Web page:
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OUR OBJECTIVES SUPPORTING OBJECTIVE ONE: Influence governments and armed actors in conflict to implement effective harm mitigation practices In most current conflicts, national militaries and armed non-state actors (ANSAs) are the primary actors engaged in fighting. Even where multinational forces are involved, their mandates are often limited to supporting local forces. There is a clear legal, ethical, and strategic imperative for security actors to avoid harming their own population. The same imperatives exist for international actors providing support to local forces. Too many governments and armed actors, however, neglect civilian protection. Some even deliberately use violence against civilians as a weapon of war. International actors and multinational forces often find themselves ill-prepared to influence local actors to better prevent harm to civilians. CIVIC is perfectly placed to challenge the status quo and change these dynamics helping all actors strengthen their role in protecting civilians. Our Work in Conflict Zones Our engagement is specifically tailored to the context and environment of each conflict but always includes a combination of some or all of the following core elements of our work: Research and Analysis of Civilian Harm: First, we conduct a thorough assessment of the harm to civilians. We gain an understanding from victims and survivors as to how they were harmed, what protection gaps exist, their perceptions of security actors, and what victims want and expect in terms of recognition and assistance. We also engage with militaries to build an understanding of what civilian harm mitigation guidance—above and beyond what is already required by IHL—currently exists for use of force and what assessments are made before and after operations. Empowering Civil Society: Whenever possible, we partner with civil society groups to strengthen our research, elevate civilian voices, and build civil society’s capacity to engage governments or armed actors on civilian protection and harm mitigation. We believe effective advocacy with governments, militaries, or armed non-state actors depends also on local civil society having the knowledge and tools to press for better policies and practices to improve civilian protection. 9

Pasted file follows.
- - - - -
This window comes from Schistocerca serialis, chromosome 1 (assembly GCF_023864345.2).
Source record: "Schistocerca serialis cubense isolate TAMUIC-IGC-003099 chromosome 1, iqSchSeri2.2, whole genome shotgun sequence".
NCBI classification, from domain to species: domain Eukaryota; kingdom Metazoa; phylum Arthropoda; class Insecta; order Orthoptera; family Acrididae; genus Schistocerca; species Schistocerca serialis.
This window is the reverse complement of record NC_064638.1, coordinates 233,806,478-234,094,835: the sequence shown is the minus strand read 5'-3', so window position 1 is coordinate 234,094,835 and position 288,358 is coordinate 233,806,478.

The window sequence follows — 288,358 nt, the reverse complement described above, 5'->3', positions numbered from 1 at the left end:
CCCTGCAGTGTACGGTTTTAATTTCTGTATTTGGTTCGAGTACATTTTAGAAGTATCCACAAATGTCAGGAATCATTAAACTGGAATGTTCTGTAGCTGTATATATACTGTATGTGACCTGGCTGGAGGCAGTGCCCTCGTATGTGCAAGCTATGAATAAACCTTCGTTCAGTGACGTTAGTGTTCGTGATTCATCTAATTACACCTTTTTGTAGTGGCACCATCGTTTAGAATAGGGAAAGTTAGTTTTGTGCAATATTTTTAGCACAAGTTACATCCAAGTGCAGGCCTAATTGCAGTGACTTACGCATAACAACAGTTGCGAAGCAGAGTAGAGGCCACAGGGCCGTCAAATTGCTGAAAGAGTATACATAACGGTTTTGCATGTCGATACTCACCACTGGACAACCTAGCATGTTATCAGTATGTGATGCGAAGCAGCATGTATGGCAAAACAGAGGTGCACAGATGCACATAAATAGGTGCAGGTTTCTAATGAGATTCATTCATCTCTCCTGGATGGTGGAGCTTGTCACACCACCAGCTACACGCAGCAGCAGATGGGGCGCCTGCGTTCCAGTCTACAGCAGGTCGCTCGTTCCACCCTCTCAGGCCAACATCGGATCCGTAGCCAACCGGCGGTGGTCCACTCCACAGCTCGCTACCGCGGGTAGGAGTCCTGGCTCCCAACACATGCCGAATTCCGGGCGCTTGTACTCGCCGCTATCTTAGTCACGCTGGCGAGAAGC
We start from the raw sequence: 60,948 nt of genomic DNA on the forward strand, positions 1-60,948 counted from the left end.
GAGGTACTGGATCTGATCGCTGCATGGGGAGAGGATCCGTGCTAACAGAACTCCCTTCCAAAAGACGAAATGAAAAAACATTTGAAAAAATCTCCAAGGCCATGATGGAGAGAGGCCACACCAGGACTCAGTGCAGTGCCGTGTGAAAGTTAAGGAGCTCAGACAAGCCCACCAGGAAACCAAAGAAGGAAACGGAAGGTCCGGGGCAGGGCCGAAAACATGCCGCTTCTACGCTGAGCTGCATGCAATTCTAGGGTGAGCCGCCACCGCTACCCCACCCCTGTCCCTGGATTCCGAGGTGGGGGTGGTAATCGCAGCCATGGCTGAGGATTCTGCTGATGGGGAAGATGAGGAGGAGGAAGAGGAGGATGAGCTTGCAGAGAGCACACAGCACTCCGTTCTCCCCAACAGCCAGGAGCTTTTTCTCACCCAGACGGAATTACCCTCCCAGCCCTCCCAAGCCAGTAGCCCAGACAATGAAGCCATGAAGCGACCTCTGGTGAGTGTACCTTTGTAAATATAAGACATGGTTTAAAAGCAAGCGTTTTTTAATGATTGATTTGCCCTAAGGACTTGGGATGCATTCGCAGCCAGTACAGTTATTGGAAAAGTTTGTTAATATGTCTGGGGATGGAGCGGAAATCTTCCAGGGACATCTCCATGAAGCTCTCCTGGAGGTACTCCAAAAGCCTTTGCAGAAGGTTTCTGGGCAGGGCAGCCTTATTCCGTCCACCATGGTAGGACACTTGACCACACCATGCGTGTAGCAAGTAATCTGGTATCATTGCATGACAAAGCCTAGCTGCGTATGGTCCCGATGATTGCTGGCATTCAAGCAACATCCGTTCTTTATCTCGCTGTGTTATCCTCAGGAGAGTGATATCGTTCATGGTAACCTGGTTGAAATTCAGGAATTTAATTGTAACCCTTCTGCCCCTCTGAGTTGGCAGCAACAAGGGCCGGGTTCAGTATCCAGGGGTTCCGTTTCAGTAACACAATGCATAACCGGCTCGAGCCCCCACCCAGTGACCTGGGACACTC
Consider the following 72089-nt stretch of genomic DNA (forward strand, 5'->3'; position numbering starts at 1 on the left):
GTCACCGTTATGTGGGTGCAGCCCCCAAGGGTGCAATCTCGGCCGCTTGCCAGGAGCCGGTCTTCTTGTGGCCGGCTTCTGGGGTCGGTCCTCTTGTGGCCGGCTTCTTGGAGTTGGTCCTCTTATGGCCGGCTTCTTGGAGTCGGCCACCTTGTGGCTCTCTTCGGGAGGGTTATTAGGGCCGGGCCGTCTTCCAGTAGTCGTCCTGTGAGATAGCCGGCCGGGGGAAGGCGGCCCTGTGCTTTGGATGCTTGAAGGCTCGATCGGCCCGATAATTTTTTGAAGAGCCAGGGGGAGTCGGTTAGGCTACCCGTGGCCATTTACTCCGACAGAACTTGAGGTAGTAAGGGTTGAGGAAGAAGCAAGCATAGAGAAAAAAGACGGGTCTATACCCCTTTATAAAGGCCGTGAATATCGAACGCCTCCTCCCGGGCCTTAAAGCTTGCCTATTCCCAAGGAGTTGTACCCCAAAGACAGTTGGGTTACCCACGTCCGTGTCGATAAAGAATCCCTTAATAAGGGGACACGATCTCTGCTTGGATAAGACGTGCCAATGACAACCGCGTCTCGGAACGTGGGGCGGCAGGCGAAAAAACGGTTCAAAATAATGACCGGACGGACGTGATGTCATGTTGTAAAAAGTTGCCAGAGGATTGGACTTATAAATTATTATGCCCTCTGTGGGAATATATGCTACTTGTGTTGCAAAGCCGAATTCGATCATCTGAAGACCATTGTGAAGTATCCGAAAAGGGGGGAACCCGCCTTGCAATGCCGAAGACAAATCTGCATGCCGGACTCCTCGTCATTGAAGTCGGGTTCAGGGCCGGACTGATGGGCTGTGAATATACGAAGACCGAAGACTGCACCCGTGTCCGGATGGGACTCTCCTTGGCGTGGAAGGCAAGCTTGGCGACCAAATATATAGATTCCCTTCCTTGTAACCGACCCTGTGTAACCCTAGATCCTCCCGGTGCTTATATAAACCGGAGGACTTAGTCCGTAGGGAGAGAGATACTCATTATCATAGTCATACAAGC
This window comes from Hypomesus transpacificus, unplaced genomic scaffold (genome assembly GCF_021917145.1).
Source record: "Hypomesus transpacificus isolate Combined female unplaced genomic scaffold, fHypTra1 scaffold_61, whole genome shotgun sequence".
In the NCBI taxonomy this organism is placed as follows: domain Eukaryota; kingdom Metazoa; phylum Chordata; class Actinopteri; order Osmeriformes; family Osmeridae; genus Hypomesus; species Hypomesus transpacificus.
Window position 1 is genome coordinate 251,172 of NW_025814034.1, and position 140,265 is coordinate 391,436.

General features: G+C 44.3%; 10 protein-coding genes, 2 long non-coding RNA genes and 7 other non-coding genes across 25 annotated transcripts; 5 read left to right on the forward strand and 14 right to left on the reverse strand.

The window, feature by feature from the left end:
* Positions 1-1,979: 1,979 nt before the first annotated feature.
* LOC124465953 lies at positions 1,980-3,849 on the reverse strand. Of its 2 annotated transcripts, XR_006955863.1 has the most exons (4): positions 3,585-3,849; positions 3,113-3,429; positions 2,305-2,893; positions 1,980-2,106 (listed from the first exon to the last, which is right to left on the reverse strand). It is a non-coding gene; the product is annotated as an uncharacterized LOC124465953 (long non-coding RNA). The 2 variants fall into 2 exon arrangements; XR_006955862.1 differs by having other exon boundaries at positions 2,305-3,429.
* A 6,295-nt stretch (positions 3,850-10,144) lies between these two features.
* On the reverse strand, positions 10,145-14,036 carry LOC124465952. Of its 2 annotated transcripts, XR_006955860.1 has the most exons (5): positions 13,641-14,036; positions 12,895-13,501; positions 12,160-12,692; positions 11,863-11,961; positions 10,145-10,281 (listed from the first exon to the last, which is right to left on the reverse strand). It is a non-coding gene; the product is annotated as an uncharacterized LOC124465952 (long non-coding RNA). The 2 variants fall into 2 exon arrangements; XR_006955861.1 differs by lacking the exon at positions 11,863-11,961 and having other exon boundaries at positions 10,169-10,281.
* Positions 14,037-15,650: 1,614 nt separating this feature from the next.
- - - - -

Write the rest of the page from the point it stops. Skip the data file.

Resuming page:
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Policy & Public Advocacy: After we formulate our recommendations to address civilian harm issues in terms of prevention and response, we advocate for pragmatic solutions. While the primary target of our advocacy is the party responsible for the harm, we develop a detailed advocacy plan for every situation, targeting all parties who might influence the outcome we are seeking. In this context we also work with the media to raise public consciousness about the plight of civilians in a particular conflict—thereby creating a public demand for civilian protection and harm mitigation. Policy Implementation: Technical support to policy implementation is an integral part of our work and varies greatly from conflict to conflict. It can include: assisting in the technical drafting of policy frameworks for post harm assistance mechanisms; drafting military doctrine, policies, or directives; developing implementation plans for practical tools such as tracking cells; and, providing expert technical guidance on recruiting and staffing of specialized positions. We have extensive inhouse expertise and deploy our senior staff and expert consultants to support implementation. Training Engagements: There is often a complementary need for the training of officers and civilians tasked with implementation of policies and of soldiers who must ultimately carry out harm mitigation tactics on the ground. Our methodology begins with an assessment of needs such as gaps in current training programs, and includes primary source information from our interviews with civilians. We conduct post-training assessments to gauge progress and identify further opportunities for education. Evaluation and Lessons Learned: Once policies and tools are implemented, it is a priority for CIVIC to evaluate how they perform. Evaluations are essential for three reasons: first, to ensure policies are aligned with country-specific priorities and that civilians are indeed better protected; second, to draw lessons to apply in other contexts and conflicts; and third, to better measure the long-term impact of CIVIC’s actions and ensure the effectiveness of our operations. Women and Children in Conflict: The majority of civilians in conflict are women and children, and we make every effort to amplify the voice and perspectives of women in our research, documentation and policy creation and implementation. In line with Security Council Resolution 1325, we promote women’s involvement as active participants in protection and as actors for policy change within communities. 10